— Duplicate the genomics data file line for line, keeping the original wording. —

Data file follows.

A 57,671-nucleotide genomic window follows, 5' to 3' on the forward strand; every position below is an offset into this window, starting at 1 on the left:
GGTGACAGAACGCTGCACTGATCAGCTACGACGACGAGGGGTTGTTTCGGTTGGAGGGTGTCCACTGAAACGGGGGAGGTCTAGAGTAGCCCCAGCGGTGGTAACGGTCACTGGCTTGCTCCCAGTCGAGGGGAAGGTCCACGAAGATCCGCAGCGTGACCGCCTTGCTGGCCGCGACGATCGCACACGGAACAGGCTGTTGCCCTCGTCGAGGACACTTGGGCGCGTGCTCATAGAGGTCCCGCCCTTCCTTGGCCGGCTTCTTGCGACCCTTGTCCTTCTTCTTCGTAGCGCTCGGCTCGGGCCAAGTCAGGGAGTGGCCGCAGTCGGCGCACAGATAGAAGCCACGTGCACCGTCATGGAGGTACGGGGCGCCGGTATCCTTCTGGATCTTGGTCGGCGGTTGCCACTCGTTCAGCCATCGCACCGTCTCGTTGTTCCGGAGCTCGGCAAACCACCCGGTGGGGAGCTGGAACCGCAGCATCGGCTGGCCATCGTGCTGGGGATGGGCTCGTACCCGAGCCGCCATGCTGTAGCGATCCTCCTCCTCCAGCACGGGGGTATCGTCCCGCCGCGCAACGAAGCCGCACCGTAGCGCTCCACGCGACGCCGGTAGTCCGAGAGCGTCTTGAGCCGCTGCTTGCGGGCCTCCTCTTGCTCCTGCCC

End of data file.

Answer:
A 57,671-nucleotide genomic window follows, 5' to 3' on the forward strand; every position below is an offset into this window, starting at 1 on the left:
GGTGACAGAACGCTGCACTGATCAGCTACGACGACGAGGGGTTGTTTCGGTTGGAGGGTGTCCACTGAAACGGGGGAGGTCTAGAGTAGCCCCAGCGGTGGTAACGGTCACTGGCTTGCTCCCAGTCGAGGGGAAGGTCCACGAAGATCCGCAGCGTGACCGCCTTGCTGGCCGCGACGATCGCACACGGAACAGGCTGTTGCCCTCGTCGAGGACACTTGGGCGCGTGCTCATAGAGGTCCCGCCCTTCCTTGGCCGGCTTCTTGCGACCCTTGTCCTTCTTCTTCGTAGCGCTCGGCTCGGGCCAAGTCAGGGAGTGGCCGCAGTCGGCGCACAGATAGAAGCCACGTGCACCGTCATGGAGGTACGGGGCGCCGGTATCCTTCTGGATCTTGGTCGGCGGTTGCCACTCGTTCAGCCATCGCACCGTCTCGTTGTTCCGGAGCTCGGCAAACCACCCGGTGGGGAGCTGGAACCGCAGCATCGGCTGGCCATCGTGCTGGGGATGGGCTCGTACCCGAGCCGCCATGCTGTAGCGATCCTCCTCCTCCAGCACGGGGGTATCGTCCCGCCGCGCAACGAAGCCGCACCGTAGCGCTCCACGCGACGCCGGTAGTCCGAGAGCGTCTTGAGCCGCTGCTTGCGGGCCTCCTCTTGCTCCTGCCC